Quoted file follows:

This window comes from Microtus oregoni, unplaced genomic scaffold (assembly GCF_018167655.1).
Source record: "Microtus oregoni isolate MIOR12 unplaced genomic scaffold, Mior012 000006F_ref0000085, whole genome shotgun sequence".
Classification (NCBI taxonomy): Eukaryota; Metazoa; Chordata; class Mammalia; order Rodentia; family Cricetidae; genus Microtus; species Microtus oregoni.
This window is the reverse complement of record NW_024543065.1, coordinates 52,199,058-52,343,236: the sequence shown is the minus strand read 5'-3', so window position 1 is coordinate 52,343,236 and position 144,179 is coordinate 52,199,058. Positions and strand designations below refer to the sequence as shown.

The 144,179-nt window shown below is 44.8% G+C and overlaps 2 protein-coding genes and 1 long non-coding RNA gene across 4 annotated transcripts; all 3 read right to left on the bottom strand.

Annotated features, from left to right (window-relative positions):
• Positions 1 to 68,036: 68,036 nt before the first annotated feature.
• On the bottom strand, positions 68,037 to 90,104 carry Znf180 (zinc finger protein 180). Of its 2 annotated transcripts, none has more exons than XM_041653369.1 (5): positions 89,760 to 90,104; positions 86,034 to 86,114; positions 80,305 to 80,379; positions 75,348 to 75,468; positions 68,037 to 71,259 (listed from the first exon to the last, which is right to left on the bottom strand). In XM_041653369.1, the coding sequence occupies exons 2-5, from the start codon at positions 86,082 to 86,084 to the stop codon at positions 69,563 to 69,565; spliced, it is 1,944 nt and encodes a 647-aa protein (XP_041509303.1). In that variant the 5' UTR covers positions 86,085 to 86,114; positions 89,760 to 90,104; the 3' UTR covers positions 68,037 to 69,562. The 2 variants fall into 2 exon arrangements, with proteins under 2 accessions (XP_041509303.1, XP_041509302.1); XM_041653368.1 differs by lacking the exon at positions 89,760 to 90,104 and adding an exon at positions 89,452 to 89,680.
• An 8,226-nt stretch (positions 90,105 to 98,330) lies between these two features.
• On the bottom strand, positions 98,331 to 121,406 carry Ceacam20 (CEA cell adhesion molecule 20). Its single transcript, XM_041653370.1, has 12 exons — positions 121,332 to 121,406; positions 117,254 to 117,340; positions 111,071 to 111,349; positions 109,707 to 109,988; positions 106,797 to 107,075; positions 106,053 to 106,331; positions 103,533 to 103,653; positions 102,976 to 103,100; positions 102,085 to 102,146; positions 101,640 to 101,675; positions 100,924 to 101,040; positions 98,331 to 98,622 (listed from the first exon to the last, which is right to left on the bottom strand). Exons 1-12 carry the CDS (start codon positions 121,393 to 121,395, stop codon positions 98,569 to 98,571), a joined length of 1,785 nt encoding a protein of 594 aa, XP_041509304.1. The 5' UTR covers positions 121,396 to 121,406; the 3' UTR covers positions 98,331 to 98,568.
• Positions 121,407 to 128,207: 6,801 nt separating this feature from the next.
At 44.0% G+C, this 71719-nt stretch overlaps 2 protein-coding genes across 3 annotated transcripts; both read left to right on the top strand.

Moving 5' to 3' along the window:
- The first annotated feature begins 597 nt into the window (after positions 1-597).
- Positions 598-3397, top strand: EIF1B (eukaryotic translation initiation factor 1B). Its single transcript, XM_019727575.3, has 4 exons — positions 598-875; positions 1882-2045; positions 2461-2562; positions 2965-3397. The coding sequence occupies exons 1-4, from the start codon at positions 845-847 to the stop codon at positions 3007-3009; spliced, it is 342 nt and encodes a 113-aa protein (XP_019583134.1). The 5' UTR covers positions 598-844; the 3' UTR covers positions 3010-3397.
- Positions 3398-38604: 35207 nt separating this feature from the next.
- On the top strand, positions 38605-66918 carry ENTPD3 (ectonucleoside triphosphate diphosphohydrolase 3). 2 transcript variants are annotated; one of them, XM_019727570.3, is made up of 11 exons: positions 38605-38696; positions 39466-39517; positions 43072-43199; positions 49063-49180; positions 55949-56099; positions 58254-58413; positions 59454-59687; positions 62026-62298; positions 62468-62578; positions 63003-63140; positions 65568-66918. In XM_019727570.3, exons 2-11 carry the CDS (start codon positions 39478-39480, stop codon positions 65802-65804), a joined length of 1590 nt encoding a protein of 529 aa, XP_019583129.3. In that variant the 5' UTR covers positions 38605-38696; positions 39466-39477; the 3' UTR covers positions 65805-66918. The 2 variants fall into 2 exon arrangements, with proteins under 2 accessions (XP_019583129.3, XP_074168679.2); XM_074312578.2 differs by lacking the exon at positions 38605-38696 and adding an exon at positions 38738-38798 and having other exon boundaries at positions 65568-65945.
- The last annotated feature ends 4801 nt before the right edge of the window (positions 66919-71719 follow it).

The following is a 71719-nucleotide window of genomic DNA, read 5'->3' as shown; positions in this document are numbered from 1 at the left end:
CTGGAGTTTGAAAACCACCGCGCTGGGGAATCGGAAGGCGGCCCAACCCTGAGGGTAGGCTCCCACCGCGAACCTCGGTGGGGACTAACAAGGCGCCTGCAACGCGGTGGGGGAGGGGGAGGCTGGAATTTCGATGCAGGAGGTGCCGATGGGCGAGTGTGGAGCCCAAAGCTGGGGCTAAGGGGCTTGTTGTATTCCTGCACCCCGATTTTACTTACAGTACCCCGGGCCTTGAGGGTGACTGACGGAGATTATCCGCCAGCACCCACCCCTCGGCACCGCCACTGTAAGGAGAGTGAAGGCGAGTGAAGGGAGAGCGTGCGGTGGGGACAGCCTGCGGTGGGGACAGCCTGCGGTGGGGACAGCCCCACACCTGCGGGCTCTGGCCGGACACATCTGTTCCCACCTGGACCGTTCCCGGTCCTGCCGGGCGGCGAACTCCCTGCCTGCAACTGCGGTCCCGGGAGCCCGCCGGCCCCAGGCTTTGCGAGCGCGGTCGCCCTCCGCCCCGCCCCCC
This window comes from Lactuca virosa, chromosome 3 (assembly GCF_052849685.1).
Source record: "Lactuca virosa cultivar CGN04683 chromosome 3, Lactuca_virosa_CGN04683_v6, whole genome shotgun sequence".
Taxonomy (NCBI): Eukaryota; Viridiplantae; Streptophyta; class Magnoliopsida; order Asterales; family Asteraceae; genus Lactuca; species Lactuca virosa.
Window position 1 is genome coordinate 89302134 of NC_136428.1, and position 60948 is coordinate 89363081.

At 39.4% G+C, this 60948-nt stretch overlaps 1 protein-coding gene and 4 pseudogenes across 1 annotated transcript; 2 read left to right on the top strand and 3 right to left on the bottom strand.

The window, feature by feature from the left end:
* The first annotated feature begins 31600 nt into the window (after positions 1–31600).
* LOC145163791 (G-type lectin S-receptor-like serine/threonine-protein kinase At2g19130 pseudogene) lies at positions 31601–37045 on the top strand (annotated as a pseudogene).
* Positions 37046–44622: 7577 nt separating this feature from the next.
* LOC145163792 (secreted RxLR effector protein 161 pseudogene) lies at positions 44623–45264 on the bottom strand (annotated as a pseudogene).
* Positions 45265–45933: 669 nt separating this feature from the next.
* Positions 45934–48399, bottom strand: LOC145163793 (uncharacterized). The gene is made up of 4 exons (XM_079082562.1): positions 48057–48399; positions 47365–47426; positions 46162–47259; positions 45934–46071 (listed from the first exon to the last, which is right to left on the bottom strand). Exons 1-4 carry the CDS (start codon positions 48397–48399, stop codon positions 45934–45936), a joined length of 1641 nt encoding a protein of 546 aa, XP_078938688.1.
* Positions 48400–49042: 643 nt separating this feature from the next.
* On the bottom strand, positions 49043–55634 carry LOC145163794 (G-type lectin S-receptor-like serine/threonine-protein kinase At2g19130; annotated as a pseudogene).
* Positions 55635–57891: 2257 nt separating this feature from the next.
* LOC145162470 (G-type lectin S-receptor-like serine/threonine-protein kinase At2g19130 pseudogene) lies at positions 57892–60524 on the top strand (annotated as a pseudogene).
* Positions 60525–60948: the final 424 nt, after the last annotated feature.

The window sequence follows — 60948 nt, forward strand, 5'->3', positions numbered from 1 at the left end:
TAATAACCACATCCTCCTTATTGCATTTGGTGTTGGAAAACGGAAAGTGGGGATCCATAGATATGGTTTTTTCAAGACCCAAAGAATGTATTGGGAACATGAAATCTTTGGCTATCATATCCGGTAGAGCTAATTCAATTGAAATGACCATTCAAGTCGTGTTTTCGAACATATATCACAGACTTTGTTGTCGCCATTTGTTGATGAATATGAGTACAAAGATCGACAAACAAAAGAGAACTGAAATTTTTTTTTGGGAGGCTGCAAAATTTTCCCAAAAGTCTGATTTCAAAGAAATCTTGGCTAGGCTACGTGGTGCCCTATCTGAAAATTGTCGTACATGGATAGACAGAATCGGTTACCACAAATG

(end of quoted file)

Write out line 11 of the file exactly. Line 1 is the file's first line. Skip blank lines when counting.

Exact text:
• Positions 121,407 to 128,207: 6,801 nt separating this feature from the next.